Whatever else happens it has a new home now—and it will always have a terrific back story.

According to the legend, after terrorists in Aden nearly sank the U.S.S. Cole in 2000, Gregory Sancoff thought to himself, “Some yahoo terrorists in a cheap little boat and $500 worth of explosives can kill 17 sailors on a billion-dollar ship?”

Funding the project with some of the proceeds of earlier entrepreneurial work—and ignoring the niceties of the Pentagon procurement process—he came up with a radical countermeasure.

Two pontoons, each containing a turboshaft engine ordinarily used in helicopters, pulled through the water by four propellers which, through super-cavitation, surround the pontoons with a layer of air bubbles, reducing drag and allowing for higher speed.

Struts atop the pontoons support an above-the-water cabin capable of holding a crew of 3-5 sailors and up to 16 passengers—which, one would assume, would be Navy SEALS or other combatants. Videos available online show The Ghost practically flying over the water smoothly enough to allow enjoyment of a cup of coffee, practically undisturbed by the waves.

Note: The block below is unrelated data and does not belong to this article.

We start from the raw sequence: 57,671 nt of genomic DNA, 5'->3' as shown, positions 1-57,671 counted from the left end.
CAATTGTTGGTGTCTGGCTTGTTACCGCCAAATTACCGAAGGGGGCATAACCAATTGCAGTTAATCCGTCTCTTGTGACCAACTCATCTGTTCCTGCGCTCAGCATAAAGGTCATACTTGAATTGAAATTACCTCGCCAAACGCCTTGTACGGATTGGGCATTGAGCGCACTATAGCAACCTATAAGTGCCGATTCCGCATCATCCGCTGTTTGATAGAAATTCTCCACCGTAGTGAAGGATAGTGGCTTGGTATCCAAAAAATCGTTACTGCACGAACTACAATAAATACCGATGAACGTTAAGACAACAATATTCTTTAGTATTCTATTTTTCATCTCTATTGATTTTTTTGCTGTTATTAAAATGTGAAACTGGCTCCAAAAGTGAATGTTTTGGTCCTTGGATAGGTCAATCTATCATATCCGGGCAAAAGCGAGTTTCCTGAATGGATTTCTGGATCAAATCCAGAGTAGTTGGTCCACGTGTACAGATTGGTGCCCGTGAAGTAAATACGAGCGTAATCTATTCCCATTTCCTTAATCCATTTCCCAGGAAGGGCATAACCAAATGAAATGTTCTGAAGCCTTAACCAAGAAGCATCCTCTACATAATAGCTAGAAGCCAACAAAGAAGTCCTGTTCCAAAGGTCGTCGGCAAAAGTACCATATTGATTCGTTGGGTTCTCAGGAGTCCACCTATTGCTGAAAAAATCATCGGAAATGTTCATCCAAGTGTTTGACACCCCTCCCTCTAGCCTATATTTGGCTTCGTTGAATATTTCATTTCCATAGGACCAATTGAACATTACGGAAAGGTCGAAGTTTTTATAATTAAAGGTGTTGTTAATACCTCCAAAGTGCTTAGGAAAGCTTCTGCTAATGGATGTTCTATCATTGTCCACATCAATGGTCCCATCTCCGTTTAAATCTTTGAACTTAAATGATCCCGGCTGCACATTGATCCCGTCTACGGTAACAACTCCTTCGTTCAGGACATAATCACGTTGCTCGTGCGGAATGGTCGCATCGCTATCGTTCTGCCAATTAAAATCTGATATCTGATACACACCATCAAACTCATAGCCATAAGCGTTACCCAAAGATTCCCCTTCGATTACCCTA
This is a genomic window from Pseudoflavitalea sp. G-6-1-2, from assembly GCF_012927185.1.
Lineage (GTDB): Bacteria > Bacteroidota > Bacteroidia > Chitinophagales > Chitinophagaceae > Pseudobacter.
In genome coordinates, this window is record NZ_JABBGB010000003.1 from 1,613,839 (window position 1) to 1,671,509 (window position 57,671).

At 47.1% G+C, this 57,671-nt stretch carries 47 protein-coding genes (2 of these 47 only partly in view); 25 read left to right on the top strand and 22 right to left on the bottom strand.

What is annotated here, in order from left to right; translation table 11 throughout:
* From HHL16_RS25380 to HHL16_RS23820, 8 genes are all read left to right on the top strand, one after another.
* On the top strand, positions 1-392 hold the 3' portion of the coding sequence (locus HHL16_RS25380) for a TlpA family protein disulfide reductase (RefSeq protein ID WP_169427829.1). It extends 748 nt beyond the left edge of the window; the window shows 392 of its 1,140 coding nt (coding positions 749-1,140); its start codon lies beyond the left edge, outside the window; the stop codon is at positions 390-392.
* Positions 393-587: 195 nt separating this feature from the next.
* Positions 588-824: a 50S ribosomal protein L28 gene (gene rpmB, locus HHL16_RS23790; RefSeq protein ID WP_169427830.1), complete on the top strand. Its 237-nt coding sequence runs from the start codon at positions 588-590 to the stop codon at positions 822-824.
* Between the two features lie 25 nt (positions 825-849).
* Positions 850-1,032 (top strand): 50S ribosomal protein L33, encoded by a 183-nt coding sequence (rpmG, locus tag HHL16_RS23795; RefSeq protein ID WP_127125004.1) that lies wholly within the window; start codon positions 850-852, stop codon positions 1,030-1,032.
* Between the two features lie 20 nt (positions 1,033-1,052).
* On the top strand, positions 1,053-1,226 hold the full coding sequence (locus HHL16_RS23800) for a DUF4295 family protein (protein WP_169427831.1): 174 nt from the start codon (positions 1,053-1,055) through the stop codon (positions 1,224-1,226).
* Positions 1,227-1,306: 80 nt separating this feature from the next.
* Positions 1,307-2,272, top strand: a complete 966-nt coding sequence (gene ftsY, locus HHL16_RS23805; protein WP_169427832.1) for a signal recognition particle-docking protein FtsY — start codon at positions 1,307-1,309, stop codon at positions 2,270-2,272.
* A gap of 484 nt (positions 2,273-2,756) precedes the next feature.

It was a fantastic success until the Pentagon got involved. Patents were withheld, according to news reports, and gag orders applied. Not only did the Pentagon decline to buy the new boat, it prohibited Sancoff from marketing it to other nations.

As things stand now, The Ghost still belongs to Sancoff’s company, Juliet Marine. Albacore Park is its new home, though, according to the Park’s Executive Director, Patricia Violette.

It may still hit the water from time to time, for testing purposes. So, if it’s not next to the Albacore, look for it on the Piscataqua.


How Corporations Are Using Inflation to Take Your Money

by Robert Reich

Inflation is a cover corporations are using to squeeze more money out of you. But as I’ll explain, there are five things we can do to fight back.

Corporations are using inflation as an excuse to raise their prices, hurting workers and consumers while they enjoy record profits. Prices are surging—but let’s be clear: corporations are not raising prices simply because of the increasing costs of supplies and labor. They could easily absorb these higher costs, but instead they are passing them on to consumers and even raising prices higher than those cost increases.